|Little Corns and bean harvest!|
We are reaching the end of the year, with high hopes for a small hibiscus harvest...starting to eat beans and corn, the fruits of our hard work. The road is drying up and soon the truck will be able to get to the house again. The team is tired, we are looking to the communities to find people to replace them for a few weeks so they can go home to rest. December holidays... Advent ...have us dreaming of new things for next year.
And Cristino, sitting on one of the little stools that Simon, Bismark and Mitchel made, says to me: “I want to come back on January 1st!! I feel so happy here, so happy!!”
The Callie Williams AKF Farm School – 2011
As many of you know, over the last three and a half years, the dream of the Farm School has struggled in the face of a land dispute by a group who desire to “take the land”.
The owners of the land, Julieta Martinez and her sibblings Lisa and Alejandro share a common dream with AKF in their desire to care for, regenerate, and live in harmony with the Earth and even the Universe. Together, on the land they inherited from their Grandfather, Edrulfo Martínez Gutierrez, they began with reforestation in 1994. In addition, together with the AKF School, the dream of the farm school began to take shape sometime in 2008.
By September of 2009 we were facing challenges, which then translated into hostility by the group wanting to take the land.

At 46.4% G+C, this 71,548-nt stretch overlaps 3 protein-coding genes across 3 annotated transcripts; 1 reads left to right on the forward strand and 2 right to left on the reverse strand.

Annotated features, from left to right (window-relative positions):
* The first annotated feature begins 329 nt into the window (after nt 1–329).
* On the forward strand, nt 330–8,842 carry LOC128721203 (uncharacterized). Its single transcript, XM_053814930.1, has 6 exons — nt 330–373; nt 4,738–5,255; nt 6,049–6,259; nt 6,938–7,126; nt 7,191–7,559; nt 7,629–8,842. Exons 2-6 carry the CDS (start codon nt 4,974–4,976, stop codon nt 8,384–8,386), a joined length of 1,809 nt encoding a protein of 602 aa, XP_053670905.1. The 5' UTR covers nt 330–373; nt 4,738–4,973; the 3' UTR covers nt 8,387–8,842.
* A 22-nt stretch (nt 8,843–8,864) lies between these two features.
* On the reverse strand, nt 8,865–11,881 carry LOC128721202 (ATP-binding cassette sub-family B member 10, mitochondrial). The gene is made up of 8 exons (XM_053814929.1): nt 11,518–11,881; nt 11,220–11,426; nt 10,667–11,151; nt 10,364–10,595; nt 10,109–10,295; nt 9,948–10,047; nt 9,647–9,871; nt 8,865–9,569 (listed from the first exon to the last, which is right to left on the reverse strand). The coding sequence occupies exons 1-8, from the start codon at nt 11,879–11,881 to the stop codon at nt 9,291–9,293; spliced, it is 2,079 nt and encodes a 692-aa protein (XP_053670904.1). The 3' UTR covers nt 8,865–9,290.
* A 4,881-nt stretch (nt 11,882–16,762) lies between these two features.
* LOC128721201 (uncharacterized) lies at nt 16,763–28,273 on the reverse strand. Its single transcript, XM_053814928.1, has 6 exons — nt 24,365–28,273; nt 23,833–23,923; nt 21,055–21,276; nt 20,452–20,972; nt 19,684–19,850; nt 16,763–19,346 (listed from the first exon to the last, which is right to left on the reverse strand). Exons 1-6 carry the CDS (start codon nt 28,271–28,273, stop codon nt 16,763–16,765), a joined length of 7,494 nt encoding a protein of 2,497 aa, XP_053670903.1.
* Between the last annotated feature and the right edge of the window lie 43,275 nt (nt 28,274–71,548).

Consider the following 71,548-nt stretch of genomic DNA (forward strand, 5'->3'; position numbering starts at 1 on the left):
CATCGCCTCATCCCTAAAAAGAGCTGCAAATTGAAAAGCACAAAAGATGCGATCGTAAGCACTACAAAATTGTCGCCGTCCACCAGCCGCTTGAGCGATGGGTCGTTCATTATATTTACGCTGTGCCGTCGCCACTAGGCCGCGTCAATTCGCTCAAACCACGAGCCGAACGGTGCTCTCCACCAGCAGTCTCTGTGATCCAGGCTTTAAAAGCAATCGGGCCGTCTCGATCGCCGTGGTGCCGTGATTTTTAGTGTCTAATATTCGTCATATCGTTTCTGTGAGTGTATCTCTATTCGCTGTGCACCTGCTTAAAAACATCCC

Julieta as owner of the land, and as the coordinator of the farm school, together with the AKF School made a decision to take a non violent stance in the face of this struggle.
The look back at 2011 in regards to the farm school program hopes to give you a sense of the diverse and creative ways we worked to maintain a posture of non violence in the face of corruption and hostility.
Specific objectives of the farm school and thoughts on how we hope to achieve those goals in the context of Nicaragua can be found in detail on our website: escuelaakf.org/, as well as in the upcoming additions of our blog.
Perhaps the most significant thought we might share in looking back is:
The choice to stand and to struggle with non violence is exceedingly challenging, not without pain, sometimes exhausting, but in the end brings a myriad of learnings and gifts. We all grew, we all changed, we all came a little closer to being and living the who, what and how we long to be. The reasons for celebration are abundant!
We are immensly grateful to those who accompanied us on the farm. Those who came to the farm to be with us, as well as those who from afar sent strength and encouragment in different ways. (...including the birds and squirrels, all the animals, plants, trees…you know, all that is living!).
Please, do continue! Your solidarity and presence continues to give us strength, hope, and joy for the journey.
A video where those trying to take the land are cutting down the trees on the NATI Farm, located in the National Reserve on the Peninsula de Chiltepe, Mateare, on the 13th of April, 2011.